The Rime of the Ancient Mariner and Other Poems (Collins Classics) by Samuel Taylor ColeridgeThe Rime of the Ancient Mariner and Other Poems (Collins Classics) by Samuel Taylor Coleridge

The Rime of the Ancient Mariner and Other Poems (Collins Classics)

bySamuel Taylor Coleridge

Paperback | October 11, 2016

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HarperCollins is proud to present its incredible range of best-loved, essential classics.'Instead of the cross, the AlbatrossAbout my neck was hung'When an albatross leads a stricken ship out of treacherous ice, a hapless mariner shoots the bird, arousing the wrath of spirits who pursue the ship. Haunted by Death, the crew begin to perish one by one, until only the cursed mariner remains to confront his guilt. As penance for his actions he is condemned to wander the earth, telling his tale to those he meets as a warning.The Rime of the Ancient Mariner is Samuel Taylor Coleridge's longest major poem and marks the beginning of the romantic movement in British literature. This edition also includes many of Coleridge's other works, including Kubla Khan, Christabel and a selection of the 'conversation' poems.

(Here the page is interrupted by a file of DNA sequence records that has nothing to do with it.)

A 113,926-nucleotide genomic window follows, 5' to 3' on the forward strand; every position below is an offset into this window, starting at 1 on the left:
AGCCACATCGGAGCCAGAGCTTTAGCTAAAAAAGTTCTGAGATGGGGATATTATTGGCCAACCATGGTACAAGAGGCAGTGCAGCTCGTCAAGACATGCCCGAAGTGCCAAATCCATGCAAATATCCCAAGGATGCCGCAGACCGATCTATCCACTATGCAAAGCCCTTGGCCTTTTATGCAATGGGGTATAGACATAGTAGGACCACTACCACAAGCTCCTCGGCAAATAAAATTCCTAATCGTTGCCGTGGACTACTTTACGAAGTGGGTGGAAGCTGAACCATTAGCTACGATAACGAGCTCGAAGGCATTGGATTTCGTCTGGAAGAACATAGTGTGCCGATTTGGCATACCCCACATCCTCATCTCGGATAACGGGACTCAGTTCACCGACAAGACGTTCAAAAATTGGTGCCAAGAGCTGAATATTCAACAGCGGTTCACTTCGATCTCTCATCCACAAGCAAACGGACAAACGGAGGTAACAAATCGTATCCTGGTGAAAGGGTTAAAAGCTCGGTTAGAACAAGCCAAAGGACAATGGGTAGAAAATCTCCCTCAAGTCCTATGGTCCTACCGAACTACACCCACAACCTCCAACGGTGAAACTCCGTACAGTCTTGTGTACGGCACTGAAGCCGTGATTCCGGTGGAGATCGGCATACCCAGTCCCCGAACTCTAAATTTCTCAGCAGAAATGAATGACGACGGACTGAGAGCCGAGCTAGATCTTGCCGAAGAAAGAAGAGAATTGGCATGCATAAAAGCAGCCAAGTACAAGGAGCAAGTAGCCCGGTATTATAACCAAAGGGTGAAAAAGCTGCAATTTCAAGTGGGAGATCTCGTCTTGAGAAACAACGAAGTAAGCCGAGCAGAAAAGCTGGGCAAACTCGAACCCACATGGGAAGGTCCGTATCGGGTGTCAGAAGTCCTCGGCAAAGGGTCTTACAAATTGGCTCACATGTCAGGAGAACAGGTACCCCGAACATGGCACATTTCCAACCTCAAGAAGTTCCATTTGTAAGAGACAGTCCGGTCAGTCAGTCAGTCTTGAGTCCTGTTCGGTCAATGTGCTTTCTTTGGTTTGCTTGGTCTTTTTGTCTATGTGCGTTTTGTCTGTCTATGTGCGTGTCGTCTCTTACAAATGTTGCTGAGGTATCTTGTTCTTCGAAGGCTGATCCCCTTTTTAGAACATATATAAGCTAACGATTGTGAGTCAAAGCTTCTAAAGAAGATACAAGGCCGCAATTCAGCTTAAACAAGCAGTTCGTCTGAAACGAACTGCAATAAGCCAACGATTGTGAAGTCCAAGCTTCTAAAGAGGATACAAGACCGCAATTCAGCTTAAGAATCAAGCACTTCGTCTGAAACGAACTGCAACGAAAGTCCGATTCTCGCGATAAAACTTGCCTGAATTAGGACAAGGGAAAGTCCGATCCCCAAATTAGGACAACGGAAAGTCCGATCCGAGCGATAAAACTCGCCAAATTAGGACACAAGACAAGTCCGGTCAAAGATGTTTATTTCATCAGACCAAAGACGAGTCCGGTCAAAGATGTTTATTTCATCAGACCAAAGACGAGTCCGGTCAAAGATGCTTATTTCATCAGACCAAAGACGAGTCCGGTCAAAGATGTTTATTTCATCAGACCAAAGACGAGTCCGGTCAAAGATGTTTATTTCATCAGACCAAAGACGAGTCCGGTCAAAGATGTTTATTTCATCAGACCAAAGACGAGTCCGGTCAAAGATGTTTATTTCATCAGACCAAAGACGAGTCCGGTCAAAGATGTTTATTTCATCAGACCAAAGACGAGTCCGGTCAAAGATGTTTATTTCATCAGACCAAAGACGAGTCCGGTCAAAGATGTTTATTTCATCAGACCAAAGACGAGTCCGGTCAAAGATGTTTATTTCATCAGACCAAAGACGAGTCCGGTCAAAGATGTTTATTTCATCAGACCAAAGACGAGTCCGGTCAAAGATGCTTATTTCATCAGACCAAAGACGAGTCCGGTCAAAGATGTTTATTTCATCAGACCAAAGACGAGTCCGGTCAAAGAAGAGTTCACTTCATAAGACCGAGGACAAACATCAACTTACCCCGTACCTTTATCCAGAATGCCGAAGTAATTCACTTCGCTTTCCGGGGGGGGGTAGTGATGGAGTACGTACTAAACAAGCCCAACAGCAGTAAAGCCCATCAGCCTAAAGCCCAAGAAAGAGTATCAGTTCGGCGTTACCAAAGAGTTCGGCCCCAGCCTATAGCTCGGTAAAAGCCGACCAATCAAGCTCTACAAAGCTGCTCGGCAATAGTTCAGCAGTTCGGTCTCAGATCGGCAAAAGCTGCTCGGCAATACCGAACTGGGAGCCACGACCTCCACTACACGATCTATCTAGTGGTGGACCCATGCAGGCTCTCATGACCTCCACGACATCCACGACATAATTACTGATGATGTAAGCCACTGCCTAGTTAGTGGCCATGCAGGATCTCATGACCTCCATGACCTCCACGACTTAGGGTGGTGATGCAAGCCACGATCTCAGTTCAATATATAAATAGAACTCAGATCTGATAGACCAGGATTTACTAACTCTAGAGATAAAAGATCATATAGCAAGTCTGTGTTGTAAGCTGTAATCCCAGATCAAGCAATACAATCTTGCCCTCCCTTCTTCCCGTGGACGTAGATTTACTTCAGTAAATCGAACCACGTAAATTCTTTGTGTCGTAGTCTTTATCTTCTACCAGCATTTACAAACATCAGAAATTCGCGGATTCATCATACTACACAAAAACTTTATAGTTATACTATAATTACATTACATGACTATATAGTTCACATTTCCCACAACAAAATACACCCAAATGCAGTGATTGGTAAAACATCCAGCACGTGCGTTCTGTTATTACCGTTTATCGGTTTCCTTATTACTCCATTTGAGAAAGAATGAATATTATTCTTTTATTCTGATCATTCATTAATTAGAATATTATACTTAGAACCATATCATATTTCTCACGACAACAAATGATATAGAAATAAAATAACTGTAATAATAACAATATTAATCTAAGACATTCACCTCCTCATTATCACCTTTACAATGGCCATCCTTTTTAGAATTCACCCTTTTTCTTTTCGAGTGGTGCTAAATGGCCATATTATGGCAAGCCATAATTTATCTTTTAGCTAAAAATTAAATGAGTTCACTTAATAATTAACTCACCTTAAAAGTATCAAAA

Samuel Taylor Coleridge, born in Devon in 1772, was an English poet, literary critic and philosopher. A close friend of William Wordsworth, Coleridge was also a member of the Lake Poets, and a founder of the English Romantic Movement. The Rime of the Ancient Mariner is among his best-known works.
Title:The Rime of the Ancient Mariner and Other Poems (Collins Classics)Format:PaperbackDimensions:304 pagesPublished:October 11, 2016Publisher:HARPERCOLLINS PUBLISHERSLanguage:English

The following ISBNs are associated with this title:

ISBN - 10:0008167567

ISBN - 13:9780008167561

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Editorial Reviews

'The greatest sea poem in the language' Jonathan Raban'The Poem contains many delicate touches of passion.a great number of the stanzas present beautiful images, and are expressed with unusual felicity of language' William Wordsworth'Astonishingly, the poem's spell doesn't seem to weaken over the years.The scenery remains thrillingly hellish, while laced with photographically realistic meteorological effects, and the narrative drive is irresistible' Guardian